10 Questions Every Parent Should Ask at an IEP Meeting
In my career as an elementary school teacher and intervention coordinator, I’ve sat in hundreds of individualized education program (IEP) meetings. They’re a regular part of my weekly schedule.
This is probably a weird thing to say, but I actually really like them. Why? They’re an opportunity. It’s a chance for families and support staff to sit down and communicate, a chance to hash out plans for children who need support and a chance to create a positive learning environment for every child.
An IEP meeting is a chance for school personnel and parents to communicate. The one thing I say to every parent before an IEP meeting? Be prepared. Do your homework. An IEP meeting can be an amazingly positive experience if everyone is able to communicate clearly.
Here are several things to do before an IEP meeting:
• Observe in your child’s current classroom setting.
• Reread their expiring IEP if they already have one. Do you feel their academic and behavioral goals have been met? Be prepared to share your thoughts.
• Make a list of concerns and a list of accomplishments. What is going well? What is still a challenge?
• Research the academic standards for your child’s grade level. Consider where they currently fall in terms of those standards. They may need support still, and that’s totally fine. But the more you’ve thought about these long-term goals, the more prepared you’ll be to speak to them and to listen to the team.
• Be prepared to ask questions (a lot of them).
Once you’re at the IEP meeting, here are 10 questions you should ask:
1. How can I contact you?
Ask each member of the IEP team (classroom teacher, resource teacher, speech therapist, occupational therapist, etc.) the best way to contact them. Let them know you’ll be checking in regularly. Set progress reporting meetings.
2. When is a good time to have an informal conversation about my child’s progress?
A couple years back, I had a parent ask if they could come in the mornings before they started their work day. This mother wanted to be able to get weekly feedback about her child’s progress. So she came in one morning a week and helped me pass out papers before the children started their day. She sharpened pencils with me, and we got a protected time to chat. It was an amazing experience. I was more than happy to talk to her, and her assistance while we chatted was a wonderful way for her to give back to our classroom.
3. What do you see as my child’s strengths? How can I support and encourage them?
An IEP meeting shouldn’t be all about weaknesses or discrepancies. Ask how you can support your child’s strengths and passions. Those things are what will make your kiddo successful as an adult.
4. What type of progress can I expect to see? What will this look like?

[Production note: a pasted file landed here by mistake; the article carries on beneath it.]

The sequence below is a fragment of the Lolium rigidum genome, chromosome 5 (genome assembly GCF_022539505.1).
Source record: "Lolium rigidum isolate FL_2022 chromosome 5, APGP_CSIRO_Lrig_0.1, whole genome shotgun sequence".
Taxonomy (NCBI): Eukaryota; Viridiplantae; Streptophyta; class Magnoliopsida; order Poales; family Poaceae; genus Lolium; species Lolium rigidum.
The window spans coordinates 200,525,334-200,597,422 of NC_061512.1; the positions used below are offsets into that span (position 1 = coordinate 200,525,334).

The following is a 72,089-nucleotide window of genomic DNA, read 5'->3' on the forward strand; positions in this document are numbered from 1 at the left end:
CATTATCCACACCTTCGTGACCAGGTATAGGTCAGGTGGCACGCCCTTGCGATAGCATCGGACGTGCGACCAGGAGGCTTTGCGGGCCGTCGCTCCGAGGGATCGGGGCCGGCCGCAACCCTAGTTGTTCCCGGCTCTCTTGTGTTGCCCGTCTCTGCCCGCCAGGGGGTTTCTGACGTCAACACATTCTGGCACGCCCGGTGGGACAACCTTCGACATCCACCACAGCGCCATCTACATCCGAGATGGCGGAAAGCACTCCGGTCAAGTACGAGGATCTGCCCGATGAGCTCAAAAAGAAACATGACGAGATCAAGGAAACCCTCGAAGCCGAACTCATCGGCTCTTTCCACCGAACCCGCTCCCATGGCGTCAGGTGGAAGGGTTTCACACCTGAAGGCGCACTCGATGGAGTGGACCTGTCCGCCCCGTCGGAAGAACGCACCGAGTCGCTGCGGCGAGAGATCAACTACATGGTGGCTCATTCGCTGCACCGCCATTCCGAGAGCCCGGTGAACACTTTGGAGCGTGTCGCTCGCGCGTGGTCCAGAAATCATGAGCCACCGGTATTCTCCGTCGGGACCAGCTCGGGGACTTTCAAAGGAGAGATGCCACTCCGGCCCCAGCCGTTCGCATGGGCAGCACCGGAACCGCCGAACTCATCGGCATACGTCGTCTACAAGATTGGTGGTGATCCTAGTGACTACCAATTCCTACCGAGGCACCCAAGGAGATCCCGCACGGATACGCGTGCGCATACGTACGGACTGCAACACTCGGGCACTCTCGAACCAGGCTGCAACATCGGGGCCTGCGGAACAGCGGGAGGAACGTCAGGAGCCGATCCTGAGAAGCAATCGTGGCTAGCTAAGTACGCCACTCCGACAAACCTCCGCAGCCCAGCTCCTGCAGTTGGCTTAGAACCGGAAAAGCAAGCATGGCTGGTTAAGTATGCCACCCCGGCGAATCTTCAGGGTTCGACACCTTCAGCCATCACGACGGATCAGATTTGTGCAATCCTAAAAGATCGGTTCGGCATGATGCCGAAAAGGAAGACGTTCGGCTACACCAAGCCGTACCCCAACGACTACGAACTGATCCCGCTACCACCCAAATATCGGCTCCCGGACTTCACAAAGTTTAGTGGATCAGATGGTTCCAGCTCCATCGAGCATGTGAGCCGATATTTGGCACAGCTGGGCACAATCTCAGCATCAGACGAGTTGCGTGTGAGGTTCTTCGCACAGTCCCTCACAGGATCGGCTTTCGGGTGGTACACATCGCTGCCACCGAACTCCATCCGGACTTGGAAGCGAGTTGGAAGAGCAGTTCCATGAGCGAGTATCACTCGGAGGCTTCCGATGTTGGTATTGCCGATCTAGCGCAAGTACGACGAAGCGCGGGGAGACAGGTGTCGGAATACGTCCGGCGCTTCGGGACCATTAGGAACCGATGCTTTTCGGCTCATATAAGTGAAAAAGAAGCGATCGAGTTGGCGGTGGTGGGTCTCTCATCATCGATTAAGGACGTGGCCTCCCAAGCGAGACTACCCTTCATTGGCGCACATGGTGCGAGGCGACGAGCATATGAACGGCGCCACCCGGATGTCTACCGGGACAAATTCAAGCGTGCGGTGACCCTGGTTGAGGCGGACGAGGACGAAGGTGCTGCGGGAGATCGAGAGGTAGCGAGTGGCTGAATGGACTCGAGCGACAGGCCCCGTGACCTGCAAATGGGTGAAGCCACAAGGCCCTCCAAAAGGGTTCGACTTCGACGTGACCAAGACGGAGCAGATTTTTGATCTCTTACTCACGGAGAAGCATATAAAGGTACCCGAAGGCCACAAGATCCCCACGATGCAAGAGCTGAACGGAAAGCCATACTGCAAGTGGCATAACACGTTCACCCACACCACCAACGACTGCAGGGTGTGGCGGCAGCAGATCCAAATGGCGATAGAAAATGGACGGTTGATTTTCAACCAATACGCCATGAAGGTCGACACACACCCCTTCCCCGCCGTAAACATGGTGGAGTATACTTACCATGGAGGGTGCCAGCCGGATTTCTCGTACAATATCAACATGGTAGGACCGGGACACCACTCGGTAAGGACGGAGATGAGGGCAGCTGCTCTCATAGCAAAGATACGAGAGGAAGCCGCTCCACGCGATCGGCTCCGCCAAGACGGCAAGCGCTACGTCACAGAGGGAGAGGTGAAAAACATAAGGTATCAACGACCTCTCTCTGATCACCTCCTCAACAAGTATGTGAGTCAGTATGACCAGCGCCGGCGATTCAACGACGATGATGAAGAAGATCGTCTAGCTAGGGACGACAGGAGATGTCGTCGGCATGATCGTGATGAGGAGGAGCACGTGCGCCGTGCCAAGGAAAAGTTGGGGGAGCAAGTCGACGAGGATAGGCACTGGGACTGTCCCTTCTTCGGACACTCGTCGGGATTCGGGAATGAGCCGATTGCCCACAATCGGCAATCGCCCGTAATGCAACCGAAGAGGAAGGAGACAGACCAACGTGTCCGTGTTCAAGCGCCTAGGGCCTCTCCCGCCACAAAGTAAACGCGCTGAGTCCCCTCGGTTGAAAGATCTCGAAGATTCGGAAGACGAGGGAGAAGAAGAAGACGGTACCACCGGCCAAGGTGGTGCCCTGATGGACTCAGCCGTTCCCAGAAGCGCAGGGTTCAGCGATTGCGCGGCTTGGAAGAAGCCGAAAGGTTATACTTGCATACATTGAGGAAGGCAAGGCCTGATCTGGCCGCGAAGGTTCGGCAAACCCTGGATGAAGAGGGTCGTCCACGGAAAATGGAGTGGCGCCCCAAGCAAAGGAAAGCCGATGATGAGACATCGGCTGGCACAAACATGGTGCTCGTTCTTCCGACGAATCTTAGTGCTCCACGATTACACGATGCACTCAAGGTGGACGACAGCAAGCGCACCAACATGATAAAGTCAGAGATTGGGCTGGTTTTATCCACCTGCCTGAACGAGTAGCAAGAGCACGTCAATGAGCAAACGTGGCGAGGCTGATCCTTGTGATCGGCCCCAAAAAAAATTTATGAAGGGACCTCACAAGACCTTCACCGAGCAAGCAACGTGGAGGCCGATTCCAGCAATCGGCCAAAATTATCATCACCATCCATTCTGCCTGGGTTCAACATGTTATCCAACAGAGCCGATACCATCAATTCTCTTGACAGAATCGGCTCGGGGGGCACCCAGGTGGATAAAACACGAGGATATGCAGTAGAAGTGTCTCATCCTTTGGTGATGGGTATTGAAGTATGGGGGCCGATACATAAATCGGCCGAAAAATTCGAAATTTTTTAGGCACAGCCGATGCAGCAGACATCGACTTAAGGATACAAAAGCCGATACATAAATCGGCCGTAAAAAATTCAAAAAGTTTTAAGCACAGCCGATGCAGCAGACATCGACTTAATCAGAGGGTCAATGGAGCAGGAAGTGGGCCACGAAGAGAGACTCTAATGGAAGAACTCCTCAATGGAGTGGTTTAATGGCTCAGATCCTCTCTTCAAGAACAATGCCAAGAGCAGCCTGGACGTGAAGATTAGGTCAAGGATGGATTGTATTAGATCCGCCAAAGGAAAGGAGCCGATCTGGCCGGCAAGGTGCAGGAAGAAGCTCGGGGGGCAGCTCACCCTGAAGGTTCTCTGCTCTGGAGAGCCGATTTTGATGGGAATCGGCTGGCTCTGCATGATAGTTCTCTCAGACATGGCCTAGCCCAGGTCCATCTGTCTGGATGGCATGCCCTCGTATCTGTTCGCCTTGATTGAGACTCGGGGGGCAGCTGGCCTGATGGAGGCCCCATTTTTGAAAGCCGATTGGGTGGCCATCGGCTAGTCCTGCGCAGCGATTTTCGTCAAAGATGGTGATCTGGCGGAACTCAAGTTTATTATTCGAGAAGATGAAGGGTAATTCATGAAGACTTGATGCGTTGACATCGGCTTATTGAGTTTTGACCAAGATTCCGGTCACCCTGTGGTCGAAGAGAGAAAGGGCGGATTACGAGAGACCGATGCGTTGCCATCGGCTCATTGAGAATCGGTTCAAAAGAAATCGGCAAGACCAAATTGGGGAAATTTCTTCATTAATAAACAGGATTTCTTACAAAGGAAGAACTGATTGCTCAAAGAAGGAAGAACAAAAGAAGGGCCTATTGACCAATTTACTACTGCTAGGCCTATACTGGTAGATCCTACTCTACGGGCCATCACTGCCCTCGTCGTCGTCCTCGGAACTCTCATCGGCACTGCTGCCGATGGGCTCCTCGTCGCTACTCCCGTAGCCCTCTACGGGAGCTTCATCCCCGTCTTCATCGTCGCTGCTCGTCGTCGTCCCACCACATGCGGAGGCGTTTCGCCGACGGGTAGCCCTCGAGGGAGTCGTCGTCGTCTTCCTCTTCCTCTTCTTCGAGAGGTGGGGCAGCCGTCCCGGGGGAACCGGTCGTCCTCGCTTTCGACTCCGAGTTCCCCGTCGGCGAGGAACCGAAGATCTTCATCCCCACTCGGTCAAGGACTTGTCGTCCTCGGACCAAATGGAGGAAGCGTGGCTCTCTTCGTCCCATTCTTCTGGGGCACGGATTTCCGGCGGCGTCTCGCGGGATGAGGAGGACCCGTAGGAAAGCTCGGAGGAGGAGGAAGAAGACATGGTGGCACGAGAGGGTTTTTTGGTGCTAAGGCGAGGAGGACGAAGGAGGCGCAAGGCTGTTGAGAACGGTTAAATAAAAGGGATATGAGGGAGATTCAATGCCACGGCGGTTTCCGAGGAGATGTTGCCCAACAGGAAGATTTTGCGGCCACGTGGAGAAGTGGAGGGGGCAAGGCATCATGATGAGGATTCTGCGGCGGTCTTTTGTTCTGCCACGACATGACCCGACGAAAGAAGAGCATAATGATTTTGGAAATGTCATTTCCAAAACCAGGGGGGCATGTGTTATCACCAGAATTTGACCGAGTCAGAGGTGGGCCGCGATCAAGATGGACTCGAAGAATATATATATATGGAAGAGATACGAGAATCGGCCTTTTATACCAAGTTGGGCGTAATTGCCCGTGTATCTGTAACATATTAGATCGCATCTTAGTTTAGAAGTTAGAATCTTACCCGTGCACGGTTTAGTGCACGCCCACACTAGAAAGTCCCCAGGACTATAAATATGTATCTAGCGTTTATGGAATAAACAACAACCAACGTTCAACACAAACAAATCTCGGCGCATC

The great thing about an IEP meeting is that you get the input of specialists. But it can also be tough at times. There are acronyms, teacher speak, developmental milestones — it can be very overwhelming. After each IEP section, ask the team: What should this look like? How long will it be before I see progress? What are the signs that we are moving in the right directions? What should I watch out for?
5. What can I do at home to support our goals?
For students to make the most progress (emotionally or academically), goals need to be fluid between school and home. Ask the team: What can I do at home? Ask for specific suggestions. If it doesn’t make sense, ask for more information.
6. Which of these goals are the top priority?
By the end of an IEP meeting — between behavioral goals and academic goals — you might feel like your head is spinning. Important things to ask: Which goal is top priority? Is it behavioral (transitioning to school, for instance)? Is it academic (phonemic awareness, etc.)? Ask the team. That way, you’ll know what to focus on in discussions about school.
7. How will we measure progress? How will we communicate about this with my child?
Progress towards goals (both academic and behavioral) can be measured in many ways. Will the team be using test scores? A running record with observations of the child? A tally system of behaviors being exhibited (or not exhibited)?
8. What do these supports look like on a daily basis? How will my child’s day look?
Academic and behavior supports can be provided in many ways. Will the supports be a pull-out model (student removed from the class for small-group support) or a push-in model (the support staff blends into the classroom for a period of time)? I’ve often sat in meetings where parents were unaware their child was being taken to a separate classroom for academic support and seemed surprised. You should know exactly what your child’s day looks like!
9. Who will provide these supports? How will my child’s classroom teacher be provided with resources and assistance to implement these supports?
The best thing about having a support team in place? Everyone helps each other (that includes you, mom and dad!) Ask questions. How can you support the teacher? How can the speech therapist support you?
10. What would you do if this were your child?
An IEP meeting can often be all business. In the end, what would I want to know? If this were your own family member, what would you suggest? Trust me, you’ll get some pretty honest answers.
A version of this post originally appeared on Lipgloss and Crayons.
Photo credit: Mily Cooper Photography